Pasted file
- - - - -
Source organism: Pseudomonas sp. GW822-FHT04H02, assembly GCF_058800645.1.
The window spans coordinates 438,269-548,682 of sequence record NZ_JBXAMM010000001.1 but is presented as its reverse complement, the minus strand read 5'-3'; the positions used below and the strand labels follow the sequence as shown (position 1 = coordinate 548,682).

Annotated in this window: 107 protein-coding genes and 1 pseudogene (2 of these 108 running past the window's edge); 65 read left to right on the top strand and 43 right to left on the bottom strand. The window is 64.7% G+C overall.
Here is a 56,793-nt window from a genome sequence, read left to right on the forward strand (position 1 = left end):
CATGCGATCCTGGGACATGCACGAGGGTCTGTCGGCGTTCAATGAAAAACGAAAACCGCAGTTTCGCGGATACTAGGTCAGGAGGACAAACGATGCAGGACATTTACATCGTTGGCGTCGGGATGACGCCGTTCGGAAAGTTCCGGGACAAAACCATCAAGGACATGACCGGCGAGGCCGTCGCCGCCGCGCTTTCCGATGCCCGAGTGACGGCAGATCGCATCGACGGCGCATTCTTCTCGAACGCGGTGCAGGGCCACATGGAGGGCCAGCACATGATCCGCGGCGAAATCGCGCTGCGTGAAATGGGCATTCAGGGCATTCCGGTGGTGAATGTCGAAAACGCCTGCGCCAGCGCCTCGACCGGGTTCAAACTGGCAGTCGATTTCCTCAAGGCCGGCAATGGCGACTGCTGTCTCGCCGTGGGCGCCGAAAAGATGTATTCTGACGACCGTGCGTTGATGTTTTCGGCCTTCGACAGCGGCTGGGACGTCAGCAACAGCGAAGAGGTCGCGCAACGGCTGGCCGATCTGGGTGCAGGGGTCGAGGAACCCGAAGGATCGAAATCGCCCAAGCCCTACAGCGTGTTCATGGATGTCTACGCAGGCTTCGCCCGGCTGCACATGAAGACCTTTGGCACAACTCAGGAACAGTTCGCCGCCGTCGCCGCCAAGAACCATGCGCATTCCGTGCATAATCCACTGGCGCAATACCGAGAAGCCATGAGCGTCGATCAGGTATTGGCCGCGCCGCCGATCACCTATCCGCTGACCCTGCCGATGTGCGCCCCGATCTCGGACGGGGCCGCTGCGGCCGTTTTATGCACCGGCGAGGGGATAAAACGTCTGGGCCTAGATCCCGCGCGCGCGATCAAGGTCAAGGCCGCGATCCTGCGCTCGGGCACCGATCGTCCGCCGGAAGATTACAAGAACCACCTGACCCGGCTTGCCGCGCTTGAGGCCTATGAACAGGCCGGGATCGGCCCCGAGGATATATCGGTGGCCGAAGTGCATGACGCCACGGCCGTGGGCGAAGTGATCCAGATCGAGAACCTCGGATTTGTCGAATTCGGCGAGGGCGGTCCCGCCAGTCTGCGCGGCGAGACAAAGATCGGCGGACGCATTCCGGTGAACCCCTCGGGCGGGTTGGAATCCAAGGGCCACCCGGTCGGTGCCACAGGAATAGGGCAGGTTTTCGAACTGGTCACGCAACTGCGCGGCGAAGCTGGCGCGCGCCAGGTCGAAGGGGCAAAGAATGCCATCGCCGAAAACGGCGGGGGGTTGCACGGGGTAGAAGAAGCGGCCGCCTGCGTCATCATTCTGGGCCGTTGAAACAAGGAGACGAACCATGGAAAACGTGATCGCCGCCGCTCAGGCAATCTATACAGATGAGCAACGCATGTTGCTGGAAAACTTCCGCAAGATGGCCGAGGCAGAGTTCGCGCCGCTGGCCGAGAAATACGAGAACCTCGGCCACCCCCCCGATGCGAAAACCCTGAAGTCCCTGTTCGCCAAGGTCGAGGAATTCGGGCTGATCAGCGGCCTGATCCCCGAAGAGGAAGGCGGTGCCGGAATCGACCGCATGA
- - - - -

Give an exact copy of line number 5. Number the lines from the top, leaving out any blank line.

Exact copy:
CATGCGATCCTGGGACATGCACGAGGGTCTGTCGGCGTTCAATGAAAAACGAAAACCGCAGTTTCGCGGATACTAGGTCAGGAGGACAAACGATGCAGGACATTTACATCGTTGGCGTCGGGATGACGCCGTTCGGAAAGTTCCGGGACAAAACCATCAAGGACATGACCGGCGAGGCCGTCGCCGCCGCGCTTTCCGATGCCCGAGTGACGGCAGATCGCATCGACGGCGCATTCTTCTCGAACGCGGTGCAGGGCCACATGGAGGGCCAGCACATGATCCGCGGCGAAATCGCGCTGCGTGAAATGGGCATTCAGGGCATTCCGGTGGTGAATGTCGAAAACGCCTGCGCCAGCGCCTCGACCGGGTTCAAACTGGCAGTCGATTTCCTCAAGGCCGGCAATGGCGACTGCTGTCTCGCCGTGGGCGCCGAAAAGATGTATTCTGACGACCGTGCGTTGATGTTTTCGGCCTTCGACAGCGGCTGGGACGTCAGCAACAGCGAAGAGGTCGCGCAACGGCTGGCCGATCTGGGTGCAGGGGTCGAGGAACCCGAAGGATCGAAATCGCCCAAGCCCTACAGCGTGTTCATGGATGTCTACGCAGGCTTCGCCCGGCTGCACATGAAGACCTTTGGCACAACTCAGGAACAGTTCGCCGCCGTCGCCGCCAAGAACCATGCGCATTCCGTGCATAATCCACTGGCGCAATACCGAGAAGCCATGAGCGTCGATCAGGTATTGGCCGCGCCGCCGATCACCTATCCGCTGACCCTGCCGATGTGCGCCCCGATCTCGGACGGGGCCGCTGCGGCCGTTTTATGCACCGGCGAGGGGATAAAACGTCTGGGCCTAGATCCCGCGCGCGCGATCAAGGTCAAGGCCGCGATCCTGCGCTCGGGCACCGATCGTCCGCCGGAAGATTACAAGAACCACCTGACCCGGCTTGCCGCGCTTGAGGCCTATGAACAGGCCGGGATCGGCCCCGAGGATATATCGGTGGCCGAAGTGCATGACGCCACGGCCGTGGGCGAAGTGATCCAGATCGAGAACCTCGGATTTGTCGAATTCGGCGAGGGCGGTCCCGCCAGTCTGCGCGGCGAGACAAAGATCGGCGGACGCATTCCGGTGAACCCCTCGGGCGGGTTGGAATCCAAGGGCCACCCGGTCGGTGCCACAGGAATAGGGCAGGTTTTCGAACTGGTCACGCAACTGCGCGGCGAAGCTGGCGCGCGCCAGGTCGAAGGGGCAAAGAATGCCATCGCCGAAAACGGCGGGGGGTTGCACGGGGTAGAAGAAGCGGCCGCCTGCGTCATCATTCTGGGCCGTTGAAACAAGGAGACGAACCATGGAAAACGTGATCGCCGCCGCTCAGGCAATCTATACAGATGAGCAACGCATGTTGCTGGAAAACTTCCGCAAGATGGCCGAGGCAGAGTTCGCGCCGCTGGCCGAGAAATACGAGAACCTCGGCCACCCCCCCGATGCGAAAACCCTGAAGTCCCTGTTCGCCAAGGTCGAGGAATTCGGGCTGATCAGCGGCCTGATCCCCGAAGAGGAAGGCGGTGCCGGAATCGACCGCATGA